I get the drink into my hands and sip, and a lushness falls over me. My skin feels extra smooth, like velvet.

“I’ve widened my repertoire, did you notice?” I say. My lips are rubber and can say anything. “Gershwin and Porter, Mancini.”

“That’s some good stuff. I was getting tired of the older tunes.”

I finish my drink then ask for another.

“Wait a bit, sweetheart. You know. Give it time.”

I slide a twenty on the counter, and my cheeks hot. It feels so good to have someone call me sweetheart that I fight the urge to cry all over again.

I want to grab the bottle from Tony’s hands and run in my stupid heels to the bathroom—no Jeff to kiss, no bodies or mess. Now I’m crying for real, and Tony freezes, not knowing what to do.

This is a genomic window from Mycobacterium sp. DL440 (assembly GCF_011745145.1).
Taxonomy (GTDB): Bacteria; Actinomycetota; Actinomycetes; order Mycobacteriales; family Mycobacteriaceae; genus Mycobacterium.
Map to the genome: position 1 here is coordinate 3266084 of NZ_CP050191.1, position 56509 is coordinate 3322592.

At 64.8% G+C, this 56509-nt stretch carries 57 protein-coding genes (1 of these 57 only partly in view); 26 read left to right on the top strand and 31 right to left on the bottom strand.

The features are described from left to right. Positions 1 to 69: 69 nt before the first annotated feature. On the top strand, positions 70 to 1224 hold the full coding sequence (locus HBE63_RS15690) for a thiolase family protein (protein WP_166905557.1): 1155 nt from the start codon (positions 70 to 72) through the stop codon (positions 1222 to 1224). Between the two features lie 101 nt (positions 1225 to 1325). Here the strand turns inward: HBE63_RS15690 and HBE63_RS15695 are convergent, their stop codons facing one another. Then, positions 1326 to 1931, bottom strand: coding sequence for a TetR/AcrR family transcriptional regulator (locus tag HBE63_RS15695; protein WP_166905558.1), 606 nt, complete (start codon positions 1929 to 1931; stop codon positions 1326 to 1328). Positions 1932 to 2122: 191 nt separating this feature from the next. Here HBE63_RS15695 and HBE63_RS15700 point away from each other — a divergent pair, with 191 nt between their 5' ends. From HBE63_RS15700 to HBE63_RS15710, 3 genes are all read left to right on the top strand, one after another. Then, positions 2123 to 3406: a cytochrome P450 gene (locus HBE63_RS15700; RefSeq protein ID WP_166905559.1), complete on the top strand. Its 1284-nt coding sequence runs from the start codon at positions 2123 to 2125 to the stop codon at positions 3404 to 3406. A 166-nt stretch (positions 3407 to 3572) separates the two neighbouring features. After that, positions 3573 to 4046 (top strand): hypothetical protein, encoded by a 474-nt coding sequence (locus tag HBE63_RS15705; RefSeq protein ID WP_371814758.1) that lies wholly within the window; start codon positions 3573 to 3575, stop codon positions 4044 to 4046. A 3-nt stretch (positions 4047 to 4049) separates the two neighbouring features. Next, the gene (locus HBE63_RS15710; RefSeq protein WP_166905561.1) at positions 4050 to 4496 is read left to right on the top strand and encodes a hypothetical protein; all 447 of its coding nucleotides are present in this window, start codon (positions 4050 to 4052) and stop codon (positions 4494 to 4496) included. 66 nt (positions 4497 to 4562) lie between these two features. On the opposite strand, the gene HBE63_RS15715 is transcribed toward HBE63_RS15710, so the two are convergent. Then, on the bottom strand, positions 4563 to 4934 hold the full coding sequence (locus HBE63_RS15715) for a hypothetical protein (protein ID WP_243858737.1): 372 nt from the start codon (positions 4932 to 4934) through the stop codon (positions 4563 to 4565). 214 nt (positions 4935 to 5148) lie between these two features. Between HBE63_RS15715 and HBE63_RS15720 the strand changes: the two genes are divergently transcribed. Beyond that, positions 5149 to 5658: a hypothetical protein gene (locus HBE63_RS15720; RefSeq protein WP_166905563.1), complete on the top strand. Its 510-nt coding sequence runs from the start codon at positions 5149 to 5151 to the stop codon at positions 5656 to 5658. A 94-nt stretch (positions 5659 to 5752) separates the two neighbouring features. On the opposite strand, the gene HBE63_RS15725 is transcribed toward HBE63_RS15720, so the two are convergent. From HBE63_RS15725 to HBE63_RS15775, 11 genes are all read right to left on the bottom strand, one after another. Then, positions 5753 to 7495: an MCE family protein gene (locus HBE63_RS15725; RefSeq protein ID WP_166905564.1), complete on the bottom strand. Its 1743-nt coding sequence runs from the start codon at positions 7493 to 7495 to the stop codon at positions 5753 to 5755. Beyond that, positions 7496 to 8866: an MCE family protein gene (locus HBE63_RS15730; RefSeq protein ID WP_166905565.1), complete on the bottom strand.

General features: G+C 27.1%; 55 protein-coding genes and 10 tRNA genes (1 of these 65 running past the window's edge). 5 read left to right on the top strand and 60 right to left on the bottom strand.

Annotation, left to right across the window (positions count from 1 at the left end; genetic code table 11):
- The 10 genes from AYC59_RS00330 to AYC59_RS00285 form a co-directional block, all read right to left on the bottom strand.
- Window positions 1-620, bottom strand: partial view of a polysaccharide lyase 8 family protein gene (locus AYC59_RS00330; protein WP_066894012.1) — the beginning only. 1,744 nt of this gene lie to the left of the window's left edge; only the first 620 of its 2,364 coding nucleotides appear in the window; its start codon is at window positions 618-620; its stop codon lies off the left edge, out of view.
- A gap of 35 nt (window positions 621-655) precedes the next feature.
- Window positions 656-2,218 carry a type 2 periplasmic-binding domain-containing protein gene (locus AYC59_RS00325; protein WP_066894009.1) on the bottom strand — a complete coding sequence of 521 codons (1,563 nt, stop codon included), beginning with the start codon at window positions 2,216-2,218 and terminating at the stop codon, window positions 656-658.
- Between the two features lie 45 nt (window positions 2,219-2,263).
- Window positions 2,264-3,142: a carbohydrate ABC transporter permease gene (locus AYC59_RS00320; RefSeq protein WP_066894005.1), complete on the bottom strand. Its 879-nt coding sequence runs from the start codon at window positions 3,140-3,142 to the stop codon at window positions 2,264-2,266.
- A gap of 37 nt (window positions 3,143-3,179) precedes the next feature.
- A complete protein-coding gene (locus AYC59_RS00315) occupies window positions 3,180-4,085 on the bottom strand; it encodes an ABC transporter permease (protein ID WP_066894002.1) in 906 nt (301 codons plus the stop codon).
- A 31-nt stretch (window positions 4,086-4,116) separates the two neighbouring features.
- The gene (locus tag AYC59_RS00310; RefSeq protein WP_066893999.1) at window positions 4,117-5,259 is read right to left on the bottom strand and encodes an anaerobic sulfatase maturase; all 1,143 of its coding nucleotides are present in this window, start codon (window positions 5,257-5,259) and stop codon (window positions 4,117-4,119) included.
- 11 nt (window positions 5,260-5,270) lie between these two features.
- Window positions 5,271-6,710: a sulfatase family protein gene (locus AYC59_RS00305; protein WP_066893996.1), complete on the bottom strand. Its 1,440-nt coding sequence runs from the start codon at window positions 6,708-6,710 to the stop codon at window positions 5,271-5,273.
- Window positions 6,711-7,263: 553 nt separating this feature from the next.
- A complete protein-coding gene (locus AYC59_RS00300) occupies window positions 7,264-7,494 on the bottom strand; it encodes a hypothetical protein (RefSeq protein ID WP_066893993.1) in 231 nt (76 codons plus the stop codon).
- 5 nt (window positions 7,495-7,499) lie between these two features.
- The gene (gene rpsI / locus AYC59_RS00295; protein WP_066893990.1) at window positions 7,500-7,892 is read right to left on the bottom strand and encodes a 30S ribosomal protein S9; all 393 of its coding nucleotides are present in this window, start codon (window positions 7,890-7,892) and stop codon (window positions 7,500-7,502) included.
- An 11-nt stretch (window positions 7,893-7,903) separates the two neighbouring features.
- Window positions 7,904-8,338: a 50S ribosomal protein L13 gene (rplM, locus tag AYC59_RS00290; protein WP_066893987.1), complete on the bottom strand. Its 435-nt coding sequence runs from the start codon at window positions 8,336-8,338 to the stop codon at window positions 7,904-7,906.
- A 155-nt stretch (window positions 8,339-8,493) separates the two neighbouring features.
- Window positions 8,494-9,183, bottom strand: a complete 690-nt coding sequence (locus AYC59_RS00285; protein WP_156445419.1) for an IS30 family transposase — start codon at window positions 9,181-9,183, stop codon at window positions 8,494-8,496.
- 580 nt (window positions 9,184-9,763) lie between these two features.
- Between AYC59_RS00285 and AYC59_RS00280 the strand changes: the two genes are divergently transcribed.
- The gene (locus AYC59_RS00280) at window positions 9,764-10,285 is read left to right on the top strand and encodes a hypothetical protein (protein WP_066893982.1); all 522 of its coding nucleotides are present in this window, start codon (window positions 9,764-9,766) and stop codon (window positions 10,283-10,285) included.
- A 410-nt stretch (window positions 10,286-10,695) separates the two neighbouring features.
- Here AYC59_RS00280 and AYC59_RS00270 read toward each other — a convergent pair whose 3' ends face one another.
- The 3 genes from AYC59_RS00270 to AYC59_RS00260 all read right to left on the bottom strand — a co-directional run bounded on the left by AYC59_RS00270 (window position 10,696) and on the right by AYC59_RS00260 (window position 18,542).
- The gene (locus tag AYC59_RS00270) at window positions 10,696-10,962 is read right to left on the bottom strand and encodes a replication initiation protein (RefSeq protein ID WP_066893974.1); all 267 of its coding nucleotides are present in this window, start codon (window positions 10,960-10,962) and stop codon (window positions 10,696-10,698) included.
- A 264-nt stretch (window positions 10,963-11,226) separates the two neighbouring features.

Mom called me sweetheart, at a time when my hair still curled on its own. I remember her taking me to Golden Gate Park for my fifth birthday, when she bought me a soft pretzel and let me ride the merry go round horse with rusted knobs of gold on its bridle. A band played in the park that day, and I sat in her lap on the grass, listening to drums and voices and trumpets, watching the people dressed in red and white stripes like candy. She called me sweetheart then. Be careful, sweetheart, walking with me to the playground. Riding down the slide’s hot metal. Getting ice cream. Ten months, and I still can’t let her be gone.

I’m having trouble breathing. “Oh God,” I say. Voices swirl around me—people talking to other people, glasses being clinked. I couldn’t care less if they exist or not. I reach into my clutch, dig another twenty from inside. “Tony, come on. I’m paying you double.” He hesitates, but eventually starts pouring, like I knew he would. Jeff’s probably behind me somewhere, watching my glamorous torch singer meltdown, the tray shaking in his hands.